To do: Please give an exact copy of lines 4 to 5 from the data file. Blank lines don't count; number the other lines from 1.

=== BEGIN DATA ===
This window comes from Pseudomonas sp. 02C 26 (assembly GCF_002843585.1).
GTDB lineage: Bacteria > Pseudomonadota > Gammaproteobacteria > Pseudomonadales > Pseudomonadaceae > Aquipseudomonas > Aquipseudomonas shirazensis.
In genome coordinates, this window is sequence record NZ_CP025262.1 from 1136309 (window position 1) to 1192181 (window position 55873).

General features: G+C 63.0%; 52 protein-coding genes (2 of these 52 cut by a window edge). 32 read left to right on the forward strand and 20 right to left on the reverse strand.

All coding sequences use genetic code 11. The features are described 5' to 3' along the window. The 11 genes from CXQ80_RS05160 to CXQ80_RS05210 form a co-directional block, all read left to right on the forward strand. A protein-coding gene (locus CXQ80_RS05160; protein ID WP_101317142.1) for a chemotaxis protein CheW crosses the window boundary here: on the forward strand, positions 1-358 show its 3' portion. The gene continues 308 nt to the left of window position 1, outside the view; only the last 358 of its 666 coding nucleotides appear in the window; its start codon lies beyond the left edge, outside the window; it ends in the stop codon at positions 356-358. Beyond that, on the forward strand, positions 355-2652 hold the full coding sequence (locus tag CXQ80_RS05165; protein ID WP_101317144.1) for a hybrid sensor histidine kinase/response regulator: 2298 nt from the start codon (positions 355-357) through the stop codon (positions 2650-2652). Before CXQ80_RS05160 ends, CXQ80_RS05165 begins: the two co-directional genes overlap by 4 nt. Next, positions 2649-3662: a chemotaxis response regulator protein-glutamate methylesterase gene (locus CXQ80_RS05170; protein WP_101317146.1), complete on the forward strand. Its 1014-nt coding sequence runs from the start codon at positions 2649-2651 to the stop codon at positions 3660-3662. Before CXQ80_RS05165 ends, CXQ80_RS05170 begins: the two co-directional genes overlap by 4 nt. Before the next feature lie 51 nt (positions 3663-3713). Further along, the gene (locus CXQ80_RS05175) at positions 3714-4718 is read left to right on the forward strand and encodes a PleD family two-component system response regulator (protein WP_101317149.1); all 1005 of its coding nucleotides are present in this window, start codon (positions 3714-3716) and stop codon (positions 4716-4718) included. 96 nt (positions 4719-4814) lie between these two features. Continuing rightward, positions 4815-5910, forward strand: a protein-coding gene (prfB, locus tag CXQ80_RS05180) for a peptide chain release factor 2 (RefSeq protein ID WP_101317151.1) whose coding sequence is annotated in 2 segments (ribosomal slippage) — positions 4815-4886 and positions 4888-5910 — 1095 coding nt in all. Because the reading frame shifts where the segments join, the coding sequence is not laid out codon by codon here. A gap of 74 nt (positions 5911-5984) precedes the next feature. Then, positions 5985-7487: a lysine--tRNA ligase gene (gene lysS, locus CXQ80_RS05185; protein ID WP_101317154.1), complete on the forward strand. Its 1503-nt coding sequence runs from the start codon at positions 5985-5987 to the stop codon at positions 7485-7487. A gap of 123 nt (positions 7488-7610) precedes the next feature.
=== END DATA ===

General features: G+C 63.0%; 52 protein-coding genes (2 of these 52 cut by a window edge). 32 read left to right on the forward strand and 20 right to left on the reverse strand.

All coding sequences use genetic code 11. The features are described 5' to 3' along the window. The 11 genes from CXQ80_RS05160 to CXQ80_RS05210 form a co-directional block, all read left to right on the forward strand. A protein-coding gene (locus CXQ80_RS05160; protein ID WP_101317142.1) for a chemotaxis protein CheW crosses the window boundary here: on the forward strand, positions 1-358 show its 3' portion. The gene continues 308 nt to the left of window position 1, outside the view; only the last 358 of its 666 coding nucleotides appear in the window; its start codon lies beyond the left edge, outside the window; it ends in the stop codon at positions 356-358. Beyond that, on the forward strand, positions 355-2652 hold the full coding sequence (locus tag CXQ80_RS05165; protein ID WP_101317144.1) for a hybrid sensor histidine kinase/response regulator: 2298 nt from the start codon (positions 355-357) through the stop codon (positions 2650-2652). Before CXQ80_RS05160 ends, CXQ80_RS05165 begins: the two co-directional genes overlap by 4 nt. Next, positions 2649-3662: a chemotaxis response regulator protein-glutamate methylesterase gene (locus CXQ80_RS05170; protein WP_101317146.1), complete on the forward strand. Its 1014-nt coding sequence runs from the start codon at positions 2649-2651 to the stop codon at positions 3660-3662. Before CXQ80_RS05165 ends, CXQ80_RS05170 begins: the two co-directional genes overlap by 4 nt. Before the next feature lie 51 nt (positions 3663-3713). Further along, the gene (locus CXQ80_RS05175) at positions 3714-4718 is read left to right on the forward strand and encodes a PleD family two-component system response regulator (protein WP_101317149.1); all 1005 of its coding nucleotides are present in this window, start codon (positions 3714-3716) and stop codon (positions 4716-4718) included. 96 nt (positions 4719-4814) lie between these two features. Continuing rightward, positions 4815-5910, forward strand: a protein-coding gene (prfB, locus tag CXQ80_RS05180) for a peptide chain release factor 2 (RefSeq protein ID WP_101317151.1) whose coding sequence is annotated in 2 segments (ribosomal slippage) — positions 4815-4886 and positions 4888-5910 — 1095 coding nt in all. Because the reading frame shifts where the segments join, the coding sequence is not laid out codon by codon here. A gap of 74 nt (positions 5911-5984) precedes the next feature. Then, positions 5985-7487: a lysine--tRNA ligase gene (gene lysS, locus CXQ80_RS05185; protein ID WP_101317154.1), complete on the forward strand. Its 1503-nt coding sequence runs from the start codon at positions 5985-5987 to the stop codon at positions 7485-7487. A gap of 123 nt (positions 7488-7610) precedes the next feature.